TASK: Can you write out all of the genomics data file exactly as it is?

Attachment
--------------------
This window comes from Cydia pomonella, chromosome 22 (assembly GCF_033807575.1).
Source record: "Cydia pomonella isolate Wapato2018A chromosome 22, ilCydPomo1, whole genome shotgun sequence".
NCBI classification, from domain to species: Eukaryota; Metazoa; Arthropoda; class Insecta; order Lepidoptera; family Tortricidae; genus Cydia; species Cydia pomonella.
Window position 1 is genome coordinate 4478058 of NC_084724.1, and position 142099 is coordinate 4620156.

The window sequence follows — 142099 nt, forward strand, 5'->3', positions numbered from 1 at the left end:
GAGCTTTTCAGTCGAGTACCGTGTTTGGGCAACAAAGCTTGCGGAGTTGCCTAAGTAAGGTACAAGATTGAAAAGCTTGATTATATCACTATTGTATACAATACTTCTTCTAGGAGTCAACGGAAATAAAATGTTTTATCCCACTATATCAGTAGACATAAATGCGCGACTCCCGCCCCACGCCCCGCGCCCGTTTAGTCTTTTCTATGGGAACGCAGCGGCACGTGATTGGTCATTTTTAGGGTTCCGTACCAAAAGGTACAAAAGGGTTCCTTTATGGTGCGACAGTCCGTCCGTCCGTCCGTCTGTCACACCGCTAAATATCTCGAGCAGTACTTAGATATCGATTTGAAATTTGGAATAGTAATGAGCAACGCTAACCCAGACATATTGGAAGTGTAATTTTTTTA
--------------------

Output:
This window comes from Cydia pomonella, chromosome 22 (assembly GCF_033807575.1).
Source record: "Cydia pomonella isolate Wapato2018A chromosome 22, ilCydPomo1, whole genome shotgun sequence".
NCBI classification, from domain to species: Eukaryota; Metazoa; Arthropoda; class Insecta; order Lepidoptera; family Tortricidae; genus Cydia; species Cydia pomonella.
Window position 1 is genome coordinate 4478058 of NC_084724.1, and position 142099 is coordinate 4620156.

The window sequence follows — 142099 nt, forward strand, 5'->3', positions numbered from 1 at the left end:
GAGCTTTTCAGTCGAGTACCGTGTTTGGGCAACAAAGCTTGCGGAGTTGCCTAAGTAAGGTACAAGATTGAAAAGCTTGATTATATCACTATTGTATACAATACTTCTTCTAGGAGTCAACGGAAATAAAATGTTTTATCCCACTATATCAGTAGACATAAATGCGCGACTCCCGCCCCACGCCCCGCGCCCGTTTAGTCTTTTCTATGGGAACGCAGCGGCACGTGATTGGTCATTTTTAGGGTTCCGTACCAAAAGGTACAAAAGGGTTCCTTTATGGTGCGACAGTCCGTCCGTCCGTCCGTCTGTCACACCGCTAAATATCTCGAGCAGTACTTAGATATCGATTTGAAATTTGGAATAGTAATGAGCAACGCTAACCCAGACATATTGGAAGTGTAATTTTTTTA